Mr First Deputy Speaker 11:55 a.m.
Thank you very much. I will take the last contribution.
Mr John Gyetuah (NDC --Amenfi West) 12:15 p.m.
Thank you very much, Mr Speaker, for the opportunity to contribute to the Statement.
Mr John Gyetuah (NDC --Amenfi West) 12:15 p.m.

Mr Speaker, a lot has been said about child labour and I believe much has already been taken-- especially some of the Hon Members who spoke earlier-- have taken the wind out of my sail.

Mr Speaker, with regard to farming activities, I was born and bred by a cocoa farmer. I am a cocoa farmer myself. The fact is that, the way we are painting certain pictures as is being done by other non- governmental organisations (NGOs) is very pathetic.

We are cocoa farmers and we do not expect that a child who is 10, 12, 15 years or more, and when there is a setback -- For instance, when the mother or father is indisposed and therefore, during the weekend, he or she wants to send the child to the farm to go and bring some foodstuff, is that child labour? When children are on vacation and you are going to the farm, do you allow the child to sit there? This is our culture; so people should not go round the --


Even though some people go contrary

to the tenets of the laws of this land -- That is the more reason there are laws. But at times, I cannot fathom why we make certain laws, legislations, over here and we do not ensure that those particular laws take the people to task.

When Statements are made in this particular Chamber, that ends them. What action do we take? We have several legislations, but after Statements, that ends them. We have several laws. We must ensure that the laws we enact over here work.

So, I would entreat each and everyone, those who are going contrary to, maybe, the tenets of our culture, those who go to the extremes, should refrain from those things.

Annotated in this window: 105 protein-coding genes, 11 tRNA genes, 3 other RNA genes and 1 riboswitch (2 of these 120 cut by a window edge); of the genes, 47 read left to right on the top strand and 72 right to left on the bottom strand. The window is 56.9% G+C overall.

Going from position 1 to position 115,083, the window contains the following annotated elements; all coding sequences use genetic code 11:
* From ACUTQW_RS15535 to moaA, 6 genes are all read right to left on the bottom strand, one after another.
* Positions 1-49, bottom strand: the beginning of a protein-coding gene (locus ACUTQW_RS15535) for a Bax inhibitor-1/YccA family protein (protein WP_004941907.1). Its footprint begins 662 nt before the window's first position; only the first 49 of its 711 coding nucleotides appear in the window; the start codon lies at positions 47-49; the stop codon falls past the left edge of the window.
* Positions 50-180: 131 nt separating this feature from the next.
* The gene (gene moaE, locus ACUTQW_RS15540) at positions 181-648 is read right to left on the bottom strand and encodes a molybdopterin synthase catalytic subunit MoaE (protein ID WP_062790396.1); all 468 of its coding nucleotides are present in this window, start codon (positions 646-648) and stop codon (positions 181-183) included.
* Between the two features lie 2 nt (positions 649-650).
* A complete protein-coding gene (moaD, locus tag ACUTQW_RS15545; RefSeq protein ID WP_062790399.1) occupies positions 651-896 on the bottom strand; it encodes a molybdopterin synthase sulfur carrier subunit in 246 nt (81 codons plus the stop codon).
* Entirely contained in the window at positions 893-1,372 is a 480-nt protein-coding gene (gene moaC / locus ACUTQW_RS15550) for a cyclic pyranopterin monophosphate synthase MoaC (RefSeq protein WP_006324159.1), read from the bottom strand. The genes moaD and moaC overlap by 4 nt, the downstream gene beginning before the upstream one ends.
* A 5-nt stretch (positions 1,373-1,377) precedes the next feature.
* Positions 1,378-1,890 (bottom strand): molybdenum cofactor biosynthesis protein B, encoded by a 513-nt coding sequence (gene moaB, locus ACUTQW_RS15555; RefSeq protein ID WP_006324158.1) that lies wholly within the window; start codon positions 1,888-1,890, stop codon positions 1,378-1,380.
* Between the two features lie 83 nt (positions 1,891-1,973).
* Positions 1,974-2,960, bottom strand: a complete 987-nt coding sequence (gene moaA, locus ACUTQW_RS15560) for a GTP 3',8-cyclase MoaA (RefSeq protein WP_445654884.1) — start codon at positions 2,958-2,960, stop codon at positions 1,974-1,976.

But the fact is that, as farmers, we must be able to train our children through that. If a child is about 12 or 15 years, he needs to go to the farm and then assist his parents.

Mr Speaker, since I am a cocoa farmer, if my children are on vacation, do I have to allow them to sit in the house and do practically nothing?

I would urge that we all work within the confines of the law.

Mr Speaker, thank you very much for the opportunity.
Mr First Deputy Speaker 12:15 p.m.
Hon Members, that brings us to the end of Statements.
Hon Deputy Majority Leader, Presentation of Papers?
Mr Agbesi 12:15 p.m.
Mr Speaker, if we can take item 4.
PAPERS 12:15 p.m.

Dr A. A. Osei 12:15 p.m.
Mr Speaker, I was trying to catch your eye before the Paper was laid. I need your guidance.
The Paper that has just been laid refers to a request for waiver of stamp duty. That Paper is not known to this House. What was laid, and for which we are expecting a report, is a request for waiver of a
specific amount of US$150 million. For a report on a Paper to be brought to this House, that Paper must be laid. So, I do not know how we can be laying a report on a Paper which is not known to this House. So, I need your guidance here. This Paper, I can assure you that it has never been brought to this House, so there cannot be a report on it.
The only Paper that was brought here, which we tried to get the House to withdraw, we did not do it. Now, somebody is trying to come through the backdoor and the person is telling us this request has come before this House. It has never been brought here, so, I need your guidance. We cannot --
Mr First Deputy Speaker 12:15 p.m.
Hon Chairman of the Committee, how do you respond to that?
Mr James K. Avedzi 12:15 p.m.
Mr Speaker, I think that the request that was made actually did mention the US$150 million and attempts were being made at that time to correct the figure, which I said, no, it should be left for the Committee to determine.